Wednesday, June 1, 2011

In State Budget, Quiet Gift To Road-Builders Slipped In Friday Before Holiday Weekend

You'd think that more billions for the road-builders in the Walker budget would keep that politically-savvy lobby happy.


I'm told that last Friday, as the Joint Committee on Finance wound down towards the three-day Memorial Day weekend, it voted to add to Scott Walker's proposed budget a fresh giveaway to the road-builders: a requirement that all 72 Wisconsin Counties hire private contractors for any job over $100,000.

And the measure bars counties and other municipalities from performing such work for another unit of government - - so a village can't contract with a County to get an intersection rebuilt, for example, if the cost exceeds $100,000.

All this work is to be privatized - - even though the Wisconsin Department of Transportation has said and documented that private contracting for road-building costs the public more money.

These items are in the Omnibus Transportation Motion, sections 18-20, which was sprung as motion #352 before Joint Finance Friday around noon, and was sponsored by the co-chairs, Republicans Robin Vos and Alberta Darling.

[Update - - Republican State Senate President Mike Ellis angrily and it great detail Wednesday afternoon threw Darling and Vos under the bus, calling the measure "stupid" while pledging to kill it.]

Set aside reacting to this solely as a fresh blow to local control and decision-making - - a concept tossed overboard when Walker and his legislative allies rushed through their elimination of collective bargaining for virtually public employees.

And it's more than a further transfer of public dollars to private interests who supported Walker and his fellow Republicans, though these examples are piling up.

This one has a public safety consequence:

Counties repave roads in the summer and plow them in the winter. Many county workers perform both duties.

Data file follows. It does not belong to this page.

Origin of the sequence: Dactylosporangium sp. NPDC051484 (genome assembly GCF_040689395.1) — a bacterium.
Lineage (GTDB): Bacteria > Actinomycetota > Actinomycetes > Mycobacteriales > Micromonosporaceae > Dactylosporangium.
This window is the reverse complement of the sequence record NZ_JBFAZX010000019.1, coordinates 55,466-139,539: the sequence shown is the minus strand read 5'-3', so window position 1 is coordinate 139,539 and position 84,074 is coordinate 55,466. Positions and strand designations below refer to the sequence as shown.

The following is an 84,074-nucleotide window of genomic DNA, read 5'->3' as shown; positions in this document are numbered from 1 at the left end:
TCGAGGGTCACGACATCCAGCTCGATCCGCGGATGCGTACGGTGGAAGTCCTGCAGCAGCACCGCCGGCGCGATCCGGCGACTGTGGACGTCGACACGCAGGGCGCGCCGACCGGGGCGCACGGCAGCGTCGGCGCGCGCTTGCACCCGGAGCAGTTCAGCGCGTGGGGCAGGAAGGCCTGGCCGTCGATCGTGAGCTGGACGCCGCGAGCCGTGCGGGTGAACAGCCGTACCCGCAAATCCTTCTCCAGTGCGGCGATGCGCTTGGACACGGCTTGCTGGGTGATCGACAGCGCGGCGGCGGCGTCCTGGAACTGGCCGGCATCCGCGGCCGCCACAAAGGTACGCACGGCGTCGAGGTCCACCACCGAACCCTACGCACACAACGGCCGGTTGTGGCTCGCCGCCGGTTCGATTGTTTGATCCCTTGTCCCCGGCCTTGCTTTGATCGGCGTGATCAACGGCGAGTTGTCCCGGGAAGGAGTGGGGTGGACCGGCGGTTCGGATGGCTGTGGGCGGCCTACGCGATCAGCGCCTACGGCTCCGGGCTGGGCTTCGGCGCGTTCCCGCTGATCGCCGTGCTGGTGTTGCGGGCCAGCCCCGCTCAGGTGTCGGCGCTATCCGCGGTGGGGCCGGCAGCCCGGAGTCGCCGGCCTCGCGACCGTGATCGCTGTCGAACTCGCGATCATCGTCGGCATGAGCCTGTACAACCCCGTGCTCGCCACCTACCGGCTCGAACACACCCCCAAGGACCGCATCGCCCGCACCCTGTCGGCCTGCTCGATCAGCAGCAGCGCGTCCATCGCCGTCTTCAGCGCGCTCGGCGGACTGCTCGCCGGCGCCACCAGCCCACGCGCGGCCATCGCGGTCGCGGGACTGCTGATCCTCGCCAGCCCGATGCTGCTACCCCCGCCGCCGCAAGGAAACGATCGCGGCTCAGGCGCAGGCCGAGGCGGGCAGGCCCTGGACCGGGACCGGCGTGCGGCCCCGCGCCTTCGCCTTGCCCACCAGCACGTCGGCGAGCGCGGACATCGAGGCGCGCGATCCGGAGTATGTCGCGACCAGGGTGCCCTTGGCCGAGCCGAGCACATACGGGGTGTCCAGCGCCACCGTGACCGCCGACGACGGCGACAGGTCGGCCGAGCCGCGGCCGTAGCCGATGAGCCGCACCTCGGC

If you strip the road-building money from their budgets, the Counties, now under state-mandated revenue limitations, cannot retain their plow operators when it snows.

So you say, "Oh, I get it. Another way to get rid of public employees - - making it a conservatives' two-fer, with more public money going to private-sector firms."

Not so fast:

Modern snow plows are not just dump tricks with big blades: They are sophisticated vehicles, requiring mastery, in bad weather, of road surface temperature sensors that govern when and where and what sort of mix to put down, as well proficiency with specialized vision technology that allows drivers to operate in blinding snow.

Bottom line:

If the Joint Finance committee and the full legislature retain this new, self-dealing pork buffet for the road-builders and asphalt-suppliers (hello, Koch Industries), you might not want to meet a snow plow coming the other way this winter.

Or get out on the highways, which, as we are told over and over again, are the links that keep jobs filled and the economy flowing.


SMH said...

The DOT in its own studies show that it costs taxpayers MORE to hire private contractors than to do the work with state workers. Look it up.
This is outrageous.

Anonymous said...

If you cut the number of trained county highway workers, who will respond to tornados, hazardous material spills and floods?

James Rowen said...

To SMH: I am adding that. I forgot about it. Thank you: